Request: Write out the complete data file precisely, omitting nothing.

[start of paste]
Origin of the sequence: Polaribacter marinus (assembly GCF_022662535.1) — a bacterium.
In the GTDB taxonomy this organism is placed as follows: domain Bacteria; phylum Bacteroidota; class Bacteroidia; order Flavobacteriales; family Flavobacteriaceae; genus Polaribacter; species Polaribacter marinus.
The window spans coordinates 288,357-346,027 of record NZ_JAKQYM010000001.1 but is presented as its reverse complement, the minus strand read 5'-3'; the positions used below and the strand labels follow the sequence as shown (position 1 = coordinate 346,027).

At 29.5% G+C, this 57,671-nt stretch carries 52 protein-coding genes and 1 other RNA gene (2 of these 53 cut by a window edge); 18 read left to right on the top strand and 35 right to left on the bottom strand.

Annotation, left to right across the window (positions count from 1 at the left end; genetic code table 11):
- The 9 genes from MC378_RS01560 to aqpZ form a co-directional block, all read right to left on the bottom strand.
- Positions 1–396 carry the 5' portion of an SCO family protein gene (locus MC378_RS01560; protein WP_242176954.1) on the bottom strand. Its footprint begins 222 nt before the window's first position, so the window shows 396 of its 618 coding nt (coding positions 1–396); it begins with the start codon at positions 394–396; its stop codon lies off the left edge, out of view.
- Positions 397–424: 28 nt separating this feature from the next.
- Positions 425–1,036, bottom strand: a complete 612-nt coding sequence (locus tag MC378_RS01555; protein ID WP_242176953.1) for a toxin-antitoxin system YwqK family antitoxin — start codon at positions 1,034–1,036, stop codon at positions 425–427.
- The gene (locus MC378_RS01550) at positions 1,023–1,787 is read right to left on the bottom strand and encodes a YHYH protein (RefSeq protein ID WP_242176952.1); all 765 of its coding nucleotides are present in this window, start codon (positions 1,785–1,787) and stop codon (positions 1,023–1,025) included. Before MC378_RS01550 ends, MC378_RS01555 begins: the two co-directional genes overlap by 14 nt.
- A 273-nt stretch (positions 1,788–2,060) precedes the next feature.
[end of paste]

Origin of the sequence: Polaribacter marinus (assembly GCF_022662535.1) — a bacterium.
In the GTDB taxonomy this organism is placed as follows: domain Bacteria; phylum Bacteroidota; class Bacteroidia; order Flavobacteriales; family Flavobacteriaceae; genus Polaribacter; species Polaribacter marinus.
The window spans coordinates 288,357-346,027 of record NZ_JAKQYM010000001.1 but is presented as its reverse complement, the minus strand read 5'-3'; the positions used below and the strand labels follow the sequence as shown (position 1 = coordinate 346,027).

At 29.5% G+C, this 57,671-nt stretch carries 52 protein-coding genes and 1 other RNA gene (2 of these 53 cut by a window edge); 18 read left to right on the top strand and 35 right to left on the bottom strand.

Annotation, left to right across the window (positions count from 1 at the left end; genetic code table 11):
- The 9 genes from MC378_RS01560 to aqpZ form a co-directional block, all read right to left on the bottom strand.
- Positions 1–396 carry the 5' portion of an SCO family protein gene (locus MC378_RS01560; protein WP_242176954.1) on the bottom strand. Its footprint begins 222 nt before the window's first position, so the window shows 396 of its 618 coding nt (coding positions 1–396); it begins with the start codon at positions 394–396; its stop codon lies off the left edge, out of view.
- Positions 397–424: 28 nt separating this feature from the next.
- Positions 425–1,036, bottom strand: a complete 612-nt coding sequence (locus tag MC378_RS01555; protein ID WP_242176953.1) for a toxin-antitoxin system YwqK family antitoxin — start codon at positions 1,034–1,036, stop codon at positions 425–427.
- The gene (locus MC378_RS01550) at positions 1,023–1,787 is read right to left on the bottom strand and encodes a YHYH protein (RefSeq protein ID WP_242176952.1); all 765 of its coding nucleotides are present in this window, start codon (positions 1,785–1,787) and stop codon (positions 1,023–1,025) included. Before MC378_RS01550 ends, MC378_RS01555 begins: the two co-directional genes overlap by 14 nt.
- A 273-nt stretch (positions 1,788–2,060) precedes the next feature.